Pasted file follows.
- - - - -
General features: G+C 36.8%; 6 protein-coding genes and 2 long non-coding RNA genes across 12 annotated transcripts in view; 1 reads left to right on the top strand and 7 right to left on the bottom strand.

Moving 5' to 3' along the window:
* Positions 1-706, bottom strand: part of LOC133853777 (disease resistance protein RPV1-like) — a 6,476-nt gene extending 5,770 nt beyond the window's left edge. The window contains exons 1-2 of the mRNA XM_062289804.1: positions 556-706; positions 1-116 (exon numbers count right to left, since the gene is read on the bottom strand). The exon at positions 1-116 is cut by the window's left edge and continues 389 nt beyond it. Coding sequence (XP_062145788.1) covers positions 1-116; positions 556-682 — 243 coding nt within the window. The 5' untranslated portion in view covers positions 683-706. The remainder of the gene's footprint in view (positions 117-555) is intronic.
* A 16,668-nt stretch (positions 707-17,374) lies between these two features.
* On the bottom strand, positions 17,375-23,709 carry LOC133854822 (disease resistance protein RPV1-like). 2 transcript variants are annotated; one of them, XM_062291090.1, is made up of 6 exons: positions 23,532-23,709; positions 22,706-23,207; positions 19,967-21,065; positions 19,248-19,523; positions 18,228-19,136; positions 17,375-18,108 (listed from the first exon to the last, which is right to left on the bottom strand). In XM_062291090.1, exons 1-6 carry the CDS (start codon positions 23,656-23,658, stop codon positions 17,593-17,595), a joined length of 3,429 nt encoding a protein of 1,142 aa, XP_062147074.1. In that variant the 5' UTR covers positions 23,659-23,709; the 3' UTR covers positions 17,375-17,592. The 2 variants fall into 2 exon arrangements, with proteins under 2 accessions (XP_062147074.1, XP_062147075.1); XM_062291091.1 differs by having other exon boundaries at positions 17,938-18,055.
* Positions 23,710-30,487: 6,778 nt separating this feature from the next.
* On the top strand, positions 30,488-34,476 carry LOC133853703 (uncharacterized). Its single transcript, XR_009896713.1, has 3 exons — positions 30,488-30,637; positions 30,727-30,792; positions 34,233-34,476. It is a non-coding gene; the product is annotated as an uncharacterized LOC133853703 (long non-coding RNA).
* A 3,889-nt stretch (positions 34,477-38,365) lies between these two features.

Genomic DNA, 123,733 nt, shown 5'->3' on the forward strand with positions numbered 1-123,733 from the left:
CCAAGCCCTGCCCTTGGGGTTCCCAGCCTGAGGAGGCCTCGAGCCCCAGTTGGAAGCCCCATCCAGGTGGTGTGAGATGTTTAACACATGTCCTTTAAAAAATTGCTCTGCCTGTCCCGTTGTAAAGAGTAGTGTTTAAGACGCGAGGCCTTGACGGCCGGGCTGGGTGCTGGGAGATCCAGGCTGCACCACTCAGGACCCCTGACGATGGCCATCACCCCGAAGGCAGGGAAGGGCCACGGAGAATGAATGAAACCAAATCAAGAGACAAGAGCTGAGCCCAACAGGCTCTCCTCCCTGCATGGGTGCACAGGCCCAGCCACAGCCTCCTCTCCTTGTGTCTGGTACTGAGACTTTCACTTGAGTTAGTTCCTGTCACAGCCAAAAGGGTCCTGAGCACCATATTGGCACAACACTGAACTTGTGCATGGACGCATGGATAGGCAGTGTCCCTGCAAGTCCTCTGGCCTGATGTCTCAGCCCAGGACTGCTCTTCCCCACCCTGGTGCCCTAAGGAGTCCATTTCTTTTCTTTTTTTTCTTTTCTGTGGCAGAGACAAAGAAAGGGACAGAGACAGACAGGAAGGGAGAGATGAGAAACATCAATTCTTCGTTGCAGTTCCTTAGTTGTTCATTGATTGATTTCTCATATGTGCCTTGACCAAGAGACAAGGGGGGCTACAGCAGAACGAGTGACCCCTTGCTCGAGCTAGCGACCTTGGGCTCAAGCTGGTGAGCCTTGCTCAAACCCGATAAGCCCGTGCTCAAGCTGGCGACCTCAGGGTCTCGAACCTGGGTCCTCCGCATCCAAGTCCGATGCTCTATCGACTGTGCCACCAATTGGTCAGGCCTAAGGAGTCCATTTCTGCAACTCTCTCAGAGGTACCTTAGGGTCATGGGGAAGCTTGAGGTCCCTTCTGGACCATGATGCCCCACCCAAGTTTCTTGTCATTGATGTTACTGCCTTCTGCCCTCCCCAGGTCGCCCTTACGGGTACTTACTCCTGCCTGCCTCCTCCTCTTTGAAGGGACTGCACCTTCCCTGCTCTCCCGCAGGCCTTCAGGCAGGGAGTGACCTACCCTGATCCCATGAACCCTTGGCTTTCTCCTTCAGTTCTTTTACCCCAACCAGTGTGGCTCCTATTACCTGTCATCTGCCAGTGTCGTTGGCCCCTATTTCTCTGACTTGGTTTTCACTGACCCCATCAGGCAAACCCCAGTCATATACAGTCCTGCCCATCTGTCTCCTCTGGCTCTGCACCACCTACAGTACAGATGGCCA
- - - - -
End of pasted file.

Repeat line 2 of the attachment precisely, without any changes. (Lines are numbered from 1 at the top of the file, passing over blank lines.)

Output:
Moving 5' to 3' along the window: